“At the moment we have an external review on the whole club,” he told this masthead. “It’s probably an inappropriate time to make any formal or informal comment at the moment. This review is very critical.

“The Holman Barnes Group is one of the major shareholders and are very much behind it. I think any comment doesn’t serve any purpose at the moment. Currently he is the chairman.”

The Wests Tigers constitution provides for up to nine directors to be appointed. At the moment there is only seven following the resignation of independent director James Myatt a month ago.

Sources talking under the condition of anonymity told this masthead that part of the reason the board moved to extend Hagipantelis’ tenure was to ensure the board remained validly constituted.

Under the constitution, the board has to have at least one independent director at all times. Hagipantelis is the only independent director currently on the board.

When asked if the Tigers wanted to bring O’Farrell or Coates on the board, Andreacchio insisted a decision wouldn’t be made until after the review.

“Independent directors are always open up to review to see who is available and who would like to come on,” he said. “It’s something we’re holding off on until the end of this review. Until then, there’ll be no further action. I don’t want to derail the review in any shape or form.”

The review is also a topic of great conjecture. Sources talking under the condition of anonymity have also questioned the independence of one of the two men appointed to undertake the review.

Former NRL chief financial officer Tony Crawford and Gary Barnier are in charge of the review set to be completed by the end of the month.

The questioning of independence surrounds Barnier, who is one of 13 Wests Tigers Foundation members announced on the club’s website that have donated $100,000 to the club over a four-year period. The Barnier Family is also listed as one of the “Foundation 13” with another $100,000 donation to the club. So too is Hagipantelis and Coates.

The donation for this group is a tax-deductible $100,000 for a lifetime involvement — it can be made in pairs and payment plans up to four years.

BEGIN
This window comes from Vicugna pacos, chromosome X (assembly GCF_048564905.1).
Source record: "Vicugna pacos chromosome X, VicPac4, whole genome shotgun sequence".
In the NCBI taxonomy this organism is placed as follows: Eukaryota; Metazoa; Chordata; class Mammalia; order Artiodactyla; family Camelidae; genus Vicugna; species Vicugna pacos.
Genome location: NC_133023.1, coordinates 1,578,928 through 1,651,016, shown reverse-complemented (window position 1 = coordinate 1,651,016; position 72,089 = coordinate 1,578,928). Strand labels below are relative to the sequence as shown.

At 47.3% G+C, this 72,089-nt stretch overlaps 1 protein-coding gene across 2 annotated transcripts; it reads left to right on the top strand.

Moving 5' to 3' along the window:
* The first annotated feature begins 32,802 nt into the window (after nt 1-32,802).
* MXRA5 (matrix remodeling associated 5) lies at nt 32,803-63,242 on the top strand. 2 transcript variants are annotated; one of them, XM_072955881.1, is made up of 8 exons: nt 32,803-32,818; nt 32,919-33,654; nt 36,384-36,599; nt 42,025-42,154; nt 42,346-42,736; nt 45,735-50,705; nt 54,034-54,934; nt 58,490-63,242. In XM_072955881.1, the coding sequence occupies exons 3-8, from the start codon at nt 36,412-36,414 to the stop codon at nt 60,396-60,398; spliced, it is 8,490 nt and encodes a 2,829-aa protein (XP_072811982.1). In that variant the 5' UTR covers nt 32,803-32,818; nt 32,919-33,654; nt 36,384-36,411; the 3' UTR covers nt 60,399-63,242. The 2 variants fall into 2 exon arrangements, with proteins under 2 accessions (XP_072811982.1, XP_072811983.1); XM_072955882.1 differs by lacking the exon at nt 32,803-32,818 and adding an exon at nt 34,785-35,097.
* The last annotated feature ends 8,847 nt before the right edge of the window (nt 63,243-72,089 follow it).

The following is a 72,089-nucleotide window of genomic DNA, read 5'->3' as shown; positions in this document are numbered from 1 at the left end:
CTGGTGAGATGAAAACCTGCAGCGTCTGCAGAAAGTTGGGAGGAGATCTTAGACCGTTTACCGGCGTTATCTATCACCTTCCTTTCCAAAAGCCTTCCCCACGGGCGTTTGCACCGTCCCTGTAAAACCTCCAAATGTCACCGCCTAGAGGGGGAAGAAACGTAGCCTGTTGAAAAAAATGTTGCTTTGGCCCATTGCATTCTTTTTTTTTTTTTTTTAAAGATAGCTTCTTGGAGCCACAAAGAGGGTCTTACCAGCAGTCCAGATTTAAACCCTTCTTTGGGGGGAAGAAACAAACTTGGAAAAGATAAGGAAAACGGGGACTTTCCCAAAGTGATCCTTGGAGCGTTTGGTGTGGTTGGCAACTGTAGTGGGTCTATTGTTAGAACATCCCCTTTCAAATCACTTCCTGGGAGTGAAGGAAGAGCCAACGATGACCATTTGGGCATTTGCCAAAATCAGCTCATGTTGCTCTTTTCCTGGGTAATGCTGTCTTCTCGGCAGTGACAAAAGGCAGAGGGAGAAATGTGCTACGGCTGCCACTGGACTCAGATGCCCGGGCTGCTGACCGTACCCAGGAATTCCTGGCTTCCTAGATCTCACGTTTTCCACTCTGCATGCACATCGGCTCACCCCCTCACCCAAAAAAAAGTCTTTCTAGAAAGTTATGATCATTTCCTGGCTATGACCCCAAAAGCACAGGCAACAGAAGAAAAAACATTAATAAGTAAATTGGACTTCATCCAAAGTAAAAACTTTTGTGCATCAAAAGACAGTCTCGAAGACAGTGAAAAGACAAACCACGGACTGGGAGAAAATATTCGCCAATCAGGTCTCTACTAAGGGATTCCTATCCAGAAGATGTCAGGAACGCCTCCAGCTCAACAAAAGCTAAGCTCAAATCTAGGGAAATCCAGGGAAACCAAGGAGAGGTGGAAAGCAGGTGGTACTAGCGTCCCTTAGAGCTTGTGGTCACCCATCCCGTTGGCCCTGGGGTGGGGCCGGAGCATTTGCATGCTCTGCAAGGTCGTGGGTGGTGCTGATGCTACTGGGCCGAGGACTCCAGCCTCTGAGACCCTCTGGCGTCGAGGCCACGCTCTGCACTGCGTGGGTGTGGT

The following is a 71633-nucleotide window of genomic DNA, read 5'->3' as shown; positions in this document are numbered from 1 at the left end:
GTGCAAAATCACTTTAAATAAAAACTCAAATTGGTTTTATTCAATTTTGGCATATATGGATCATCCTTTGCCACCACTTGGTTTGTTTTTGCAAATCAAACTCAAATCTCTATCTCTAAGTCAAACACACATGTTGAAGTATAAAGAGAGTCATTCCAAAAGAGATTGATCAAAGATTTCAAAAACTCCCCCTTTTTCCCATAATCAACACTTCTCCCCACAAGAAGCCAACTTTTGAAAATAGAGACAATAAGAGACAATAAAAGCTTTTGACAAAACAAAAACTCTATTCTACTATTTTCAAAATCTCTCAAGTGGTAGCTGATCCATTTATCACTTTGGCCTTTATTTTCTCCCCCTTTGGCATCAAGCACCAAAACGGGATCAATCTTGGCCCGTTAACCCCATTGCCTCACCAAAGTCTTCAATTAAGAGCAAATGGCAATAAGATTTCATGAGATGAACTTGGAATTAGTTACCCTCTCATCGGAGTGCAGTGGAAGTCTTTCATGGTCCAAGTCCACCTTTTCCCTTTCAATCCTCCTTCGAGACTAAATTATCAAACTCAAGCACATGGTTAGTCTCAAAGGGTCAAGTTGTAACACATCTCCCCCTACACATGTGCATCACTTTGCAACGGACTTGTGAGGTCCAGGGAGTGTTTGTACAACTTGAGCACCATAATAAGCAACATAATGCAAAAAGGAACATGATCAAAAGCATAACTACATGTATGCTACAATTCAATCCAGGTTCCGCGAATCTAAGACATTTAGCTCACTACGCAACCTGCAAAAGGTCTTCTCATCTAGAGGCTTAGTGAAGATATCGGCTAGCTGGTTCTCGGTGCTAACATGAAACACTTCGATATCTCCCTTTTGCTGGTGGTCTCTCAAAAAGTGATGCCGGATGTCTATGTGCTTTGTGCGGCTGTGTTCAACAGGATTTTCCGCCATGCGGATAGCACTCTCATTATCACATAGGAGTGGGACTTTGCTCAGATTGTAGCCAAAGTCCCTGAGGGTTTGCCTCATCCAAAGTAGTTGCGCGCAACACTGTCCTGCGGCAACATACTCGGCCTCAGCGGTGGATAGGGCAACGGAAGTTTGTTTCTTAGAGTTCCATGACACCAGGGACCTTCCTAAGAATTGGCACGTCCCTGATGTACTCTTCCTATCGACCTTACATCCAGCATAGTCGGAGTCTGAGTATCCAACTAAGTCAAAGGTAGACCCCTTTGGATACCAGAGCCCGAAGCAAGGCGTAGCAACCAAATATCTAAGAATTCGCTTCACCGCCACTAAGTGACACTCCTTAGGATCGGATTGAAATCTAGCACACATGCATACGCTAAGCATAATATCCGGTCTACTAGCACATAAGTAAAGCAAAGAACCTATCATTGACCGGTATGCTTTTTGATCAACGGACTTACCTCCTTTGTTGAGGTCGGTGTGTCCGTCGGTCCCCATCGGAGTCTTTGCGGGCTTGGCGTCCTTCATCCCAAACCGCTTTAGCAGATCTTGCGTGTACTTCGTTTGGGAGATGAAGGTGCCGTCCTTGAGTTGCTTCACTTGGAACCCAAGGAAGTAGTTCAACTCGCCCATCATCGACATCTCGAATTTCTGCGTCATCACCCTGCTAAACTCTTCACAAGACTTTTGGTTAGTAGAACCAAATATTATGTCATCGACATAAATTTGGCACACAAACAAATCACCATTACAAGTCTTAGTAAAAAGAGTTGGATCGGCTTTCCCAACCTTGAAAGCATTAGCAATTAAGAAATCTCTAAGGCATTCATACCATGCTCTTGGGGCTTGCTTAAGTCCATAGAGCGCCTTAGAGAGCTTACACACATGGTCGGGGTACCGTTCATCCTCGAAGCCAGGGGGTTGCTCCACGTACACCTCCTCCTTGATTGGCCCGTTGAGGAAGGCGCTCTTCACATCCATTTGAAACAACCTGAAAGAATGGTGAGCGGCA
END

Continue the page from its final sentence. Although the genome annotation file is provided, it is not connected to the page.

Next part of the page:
Barnier strongly opposes suggestion that his financial contribution means he has a conflict of interest.

“I took the decision to provide money to the club through that Foundation 13, which meant I could contribute - because I can afford to contribute - but I get nothing in return for it,” Barnier told this masthead.

“It’s just like a super-high level of membership, I suppose. That’s the beginning and end of it. I’m not getting paid for this review.

“I’ve offered to do it because of my emotional connection and my family’s emotional connection with the club. That’s all it is. I can’t think of any possible conflict of interest.”

I’ve lost the thumbs up again.
It will be interesting to see how this goes?
Didn’t realise Lee’s company put a $1m into the club?
 

westerntiger

Juniors
Messages
1,833
They can't get rid of Teflon Leigh can they?

Would be good if we could finally get that awful Bryden lawyer crap off our jumpers
 

Ron's_Mate

Bench
Messages
4,031
Wests Tigers make pitch for new 20,000-seat stadium at Liverpool
By Chris O'Keefe and Michael Chammas
October 5, 2023 — 4.10pm

The Wests Tigers, in partnership with Liverpool Council, have approached the NSW government with a proposal to build a 20,000-seat stadium in the heart of Liverpool CBD to make it the club’s permanent home.

The proposal, which is in its infancy, is now in jeopardy following the Herald’s revelations earlier today that Wests Tigers chairman Lee Hagipantelis is on the brink of being overthrown.

Hagipantelis and Liverpool Mayor Ned Mannoun met NSW Sports Minister Steve Kamper earlier in the week to pitch the plan to government.

The preferred site is on the corner of Hume Highway and Remembrance Avenue in Liverpool and takes in Whitlam Aquatic Centre, the netball facility and potentially Hillier Oval – the former Oasis site, owned by Canterbury Leagues Club.

The plan would depend on up to 3000 new apartments being built on the site, with a mixture of private homes, public housing and build-to-rent properties.